1916: An African native once kept in a Bronx zoo, Ota Benga, commits suicide. In 1906 the crowds thronged the monkey house exhibit at the Bronx Zoo (New York Zoological Park). Here were man’s “evolutionary ancestors” – monkeys, chimpanzees, a gorilla named Dinah, an orangutan named Dohung and an African of short stature, misnomered a “pygmy,” named Ota Benga. Ota Benga was brought from the Belgian Congo in 1904 by noted African explorer Samuel Verner along with other “pygmies” and displayed in an exhibit in the 1904 St. Louis world’s Fair. Ota Benga (or “Bi”, which means “friend” in his language) was born in 1881, had a height of 4 ft. 11in. and weighted 103 lbs. Although he was referred to as a boy he had been married twice. White colonists had captured his first wife and his second wife died by snakebite. After the St. Louis exhibit, Ota found himself at the Bronx Zoo which at that time was under the direction of Dr. William T. Hornaday, who was considered a bit eccentric. Hornaday believed animals had nearly human thoughts and personalities, and he could read the thoughts of zoo animals. He “apparently saw no difference between a wild beast and the little Black man” and insisted he was only offering an “intriguing exhibit”. The exhibit was immensely popular and controversial; the black community was outraged and some churchmen feared that it would convince people of Darwin’s theory of evolution. Under threat of legal action, Hornaday had Ota Benga leave his cage and circulate around the zoo in a white suit, but he returned to the monkey house to sleep. In time Ota Benga began to hate being the object of curiosity. “There were 40,000 visitors to the park on Sunday. Nearly every man, woman and child of this crowd made for the monkey house to see the star attraction in the park – the wild man from Africa. They chased him about the grounds at day, howling, jeering, and yelling. Some of them poked him in the ribs, others tripped him up, all laughed at him.” At one point, he got hold of a knife and flourished it around the park, another time he produced a fracas after being denied a soda from the soda fountain. Finally, after fabricating a small bow and arrows and shooting at obnoxious park visitors he had to leave the park for good. After his park experience, several institutions tried to help him. He was placed in Virginia Theological Seminary and College but quit school to work in a tobacco factory. According to Hornaday “he did not possess the power of learning”. Growing homesick, hostile, and despondent Ota Benga borrowed a revolver, and shot himself in the heart, ending his life in 1916.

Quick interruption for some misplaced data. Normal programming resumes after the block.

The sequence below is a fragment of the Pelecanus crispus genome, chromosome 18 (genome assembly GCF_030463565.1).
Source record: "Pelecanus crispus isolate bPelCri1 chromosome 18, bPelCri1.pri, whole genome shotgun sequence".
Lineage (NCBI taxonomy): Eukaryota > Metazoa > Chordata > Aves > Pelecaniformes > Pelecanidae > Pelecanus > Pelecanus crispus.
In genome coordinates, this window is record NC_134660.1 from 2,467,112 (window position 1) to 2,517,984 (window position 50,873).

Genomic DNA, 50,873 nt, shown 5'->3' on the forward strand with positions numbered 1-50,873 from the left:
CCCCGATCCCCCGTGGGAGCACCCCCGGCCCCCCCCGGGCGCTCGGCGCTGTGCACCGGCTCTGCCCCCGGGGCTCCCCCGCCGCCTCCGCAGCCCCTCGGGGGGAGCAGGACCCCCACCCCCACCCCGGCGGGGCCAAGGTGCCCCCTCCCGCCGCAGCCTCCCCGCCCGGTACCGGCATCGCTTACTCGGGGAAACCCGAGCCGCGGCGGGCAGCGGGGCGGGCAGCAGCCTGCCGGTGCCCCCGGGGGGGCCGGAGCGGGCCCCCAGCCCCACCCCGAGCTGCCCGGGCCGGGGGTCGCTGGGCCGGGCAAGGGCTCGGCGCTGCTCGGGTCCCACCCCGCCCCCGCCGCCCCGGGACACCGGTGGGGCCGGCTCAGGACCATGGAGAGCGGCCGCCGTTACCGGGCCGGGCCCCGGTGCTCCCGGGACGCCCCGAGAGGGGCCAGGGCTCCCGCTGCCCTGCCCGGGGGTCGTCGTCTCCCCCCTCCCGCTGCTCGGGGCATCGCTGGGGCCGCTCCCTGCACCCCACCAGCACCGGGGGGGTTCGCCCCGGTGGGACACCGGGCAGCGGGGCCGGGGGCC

1991: Eric Clapton’s four year old son, Conor, fell to his death from the 53rd story of a New York City apartment after a housekeeper who was cleaning the room left a window open. The boy was in the custody of his mother, Italian actress, Lori Del Santo and the pair were visiting a friend’s apartment. Clapton was staying in a nearby hotel after taking his son to the circus the previous evening. The tragedy inspired his song ‘Tears in Heaven’.

1998: George Howard, American saxophonist (b. 1956)

2009: Mel Brown, American-Canadian singer-songwriter and guitarist (b. 1939)

2010: Ai, American poet (b. 1947)

Sources: The People History; This Day in Labor History; Wikipedia List of Historical Anniversaries; This Day in Women’s History; This Day in African History;; History Orb; Yenoba; Selected Black Facts; Phil Konstantin’s North American Indian History; and This Day in Music